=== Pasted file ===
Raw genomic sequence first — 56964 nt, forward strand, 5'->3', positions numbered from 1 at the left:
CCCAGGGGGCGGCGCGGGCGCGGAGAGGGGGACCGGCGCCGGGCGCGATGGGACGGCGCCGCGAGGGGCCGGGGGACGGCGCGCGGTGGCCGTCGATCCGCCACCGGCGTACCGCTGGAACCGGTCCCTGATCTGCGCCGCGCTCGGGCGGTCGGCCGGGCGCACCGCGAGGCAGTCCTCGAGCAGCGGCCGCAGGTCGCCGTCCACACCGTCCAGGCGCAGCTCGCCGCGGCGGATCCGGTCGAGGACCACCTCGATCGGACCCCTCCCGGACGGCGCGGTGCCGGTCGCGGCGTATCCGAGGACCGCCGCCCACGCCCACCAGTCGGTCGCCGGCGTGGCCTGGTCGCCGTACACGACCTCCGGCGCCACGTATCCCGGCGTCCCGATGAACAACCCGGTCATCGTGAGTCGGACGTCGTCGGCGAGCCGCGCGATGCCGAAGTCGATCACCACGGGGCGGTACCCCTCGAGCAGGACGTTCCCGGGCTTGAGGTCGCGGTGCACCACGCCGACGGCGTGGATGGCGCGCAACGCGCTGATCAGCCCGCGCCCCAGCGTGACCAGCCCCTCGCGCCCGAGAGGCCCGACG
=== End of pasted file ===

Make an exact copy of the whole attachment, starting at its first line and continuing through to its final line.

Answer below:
Raw genomic sequence first — 56964 nt, forward strand, 5'->3', positions numbered from 1 at the left:
CCCAGGGGGCGGCGCGGGCGCGGAGAGGGGGACCGGCGCCGGGCGCGATGGGACGGCGCCGCGAGGGGCCGGGGGACGGCGCGCGGTGGCCGTCGATCCGCCACCGGCGTACCGCTGGAACCGGTCCCTGATCTGCGCCGCGCTCGGGCGGTCGGCCGGGCGCACCGCGAGGCAGTCCTCGAGCAGCGGCCGCAGGTCGCCGTCCACACCGTCCAGGCGCAGCTCGCCGCGGCGGATCCGGTCGAGGACCACCTCGATCGGACCCCTCCCGGACGGCGCGGTGCCGGTCGCGGCGTATCCGAGGACCGCCGCCCACGCCCACCAGTCGGTCGCCGGCGTGGCCTGGTCGCCGTACACGACCTCCGGCGCCACGTATCCCGGCGTCCCGATGAACAACCCGGTCATCGTGAGTCGGACGTCGTCGGCGAGCCGCGCGATGCCGAAGTCGATCACCACGGGGCGGTACCCCTCGAGCAGGACGTTCCCGGGCTTGAGGTCGCGGTGCACCACGCCGACGGCGTGGATGGCGCGCAACGCGCTGATCAGCCCGCGCCCCAGCGTGACCAGCCCCTCGCGCCCGAGAGGCCCGACG